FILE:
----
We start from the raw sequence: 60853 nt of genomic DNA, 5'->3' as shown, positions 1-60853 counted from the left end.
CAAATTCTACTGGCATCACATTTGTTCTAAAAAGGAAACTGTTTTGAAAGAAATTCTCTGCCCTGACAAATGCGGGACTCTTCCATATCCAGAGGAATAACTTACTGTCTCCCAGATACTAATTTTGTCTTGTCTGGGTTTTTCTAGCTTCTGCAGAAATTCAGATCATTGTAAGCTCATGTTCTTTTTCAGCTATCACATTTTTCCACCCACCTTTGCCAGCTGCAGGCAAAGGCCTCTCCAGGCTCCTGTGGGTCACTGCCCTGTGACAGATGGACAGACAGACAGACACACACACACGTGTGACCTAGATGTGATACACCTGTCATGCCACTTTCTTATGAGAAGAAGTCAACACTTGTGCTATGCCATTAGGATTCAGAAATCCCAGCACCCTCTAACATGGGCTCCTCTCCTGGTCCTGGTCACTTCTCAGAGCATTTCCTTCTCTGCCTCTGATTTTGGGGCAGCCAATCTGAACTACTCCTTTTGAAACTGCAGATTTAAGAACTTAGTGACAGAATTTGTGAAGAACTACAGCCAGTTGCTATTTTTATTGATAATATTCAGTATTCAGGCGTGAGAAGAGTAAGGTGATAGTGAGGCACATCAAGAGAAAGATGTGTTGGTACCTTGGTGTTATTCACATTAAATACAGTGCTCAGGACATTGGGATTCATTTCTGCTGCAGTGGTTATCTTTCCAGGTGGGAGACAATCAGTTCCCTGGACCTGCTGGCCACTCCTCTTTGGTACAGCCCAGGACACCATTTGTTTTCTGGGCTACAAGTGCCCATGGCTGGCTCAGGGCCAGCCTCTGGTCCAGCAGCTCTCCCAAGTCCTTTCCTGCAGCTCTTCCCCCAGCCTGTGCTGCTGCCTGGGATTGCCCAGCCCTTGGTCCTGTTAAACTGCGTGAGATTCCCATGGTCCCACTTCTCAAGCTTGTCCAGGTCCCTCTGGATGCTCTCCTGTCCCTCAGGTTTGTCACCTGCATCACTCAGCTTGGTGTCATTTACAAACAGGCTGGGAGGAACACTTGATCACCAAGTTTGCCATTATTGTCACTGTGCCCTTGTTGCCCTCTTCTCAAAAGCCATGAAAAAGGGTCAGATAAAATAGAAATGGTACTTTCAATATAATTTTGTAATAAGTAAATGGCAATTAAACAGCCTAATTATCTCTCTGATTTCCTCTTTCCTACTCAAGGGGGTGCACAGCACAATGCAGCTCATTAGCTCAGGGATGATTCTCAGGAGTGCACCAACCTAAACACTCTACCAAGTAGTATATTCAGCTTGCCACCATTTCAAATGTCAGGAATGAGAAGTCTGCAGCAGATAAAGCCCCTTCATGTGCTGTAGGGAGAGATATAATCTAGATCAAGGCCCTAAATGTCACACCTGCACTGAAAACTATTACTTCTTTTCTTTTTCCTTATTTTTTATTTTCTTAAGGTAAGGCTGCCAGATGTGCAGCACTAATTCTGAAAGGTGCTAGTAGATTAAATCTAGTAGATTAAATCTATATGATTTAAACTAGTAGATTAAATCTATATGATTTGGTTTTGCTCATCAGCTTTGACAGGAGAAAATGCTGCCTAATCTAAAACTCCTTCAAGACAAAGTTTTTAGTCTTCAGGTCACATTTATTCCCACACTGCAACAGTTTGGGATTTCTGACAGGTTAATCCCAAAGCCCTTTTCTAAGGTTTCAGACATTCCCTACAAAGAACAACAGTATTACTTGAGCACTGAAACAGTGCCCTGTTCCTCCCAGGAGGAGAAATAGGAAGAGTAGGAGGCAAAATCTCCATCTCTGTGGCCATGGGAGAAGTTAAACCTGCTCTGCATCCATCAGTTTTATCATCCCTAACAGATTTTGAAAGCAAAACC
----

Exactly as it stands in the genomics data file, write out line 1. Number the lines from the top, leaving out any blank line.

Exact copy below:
We start from the raw sequence: 60853 nt of genomic DNA, 5'->3' as shown, positions 1-60853 counted from the left end.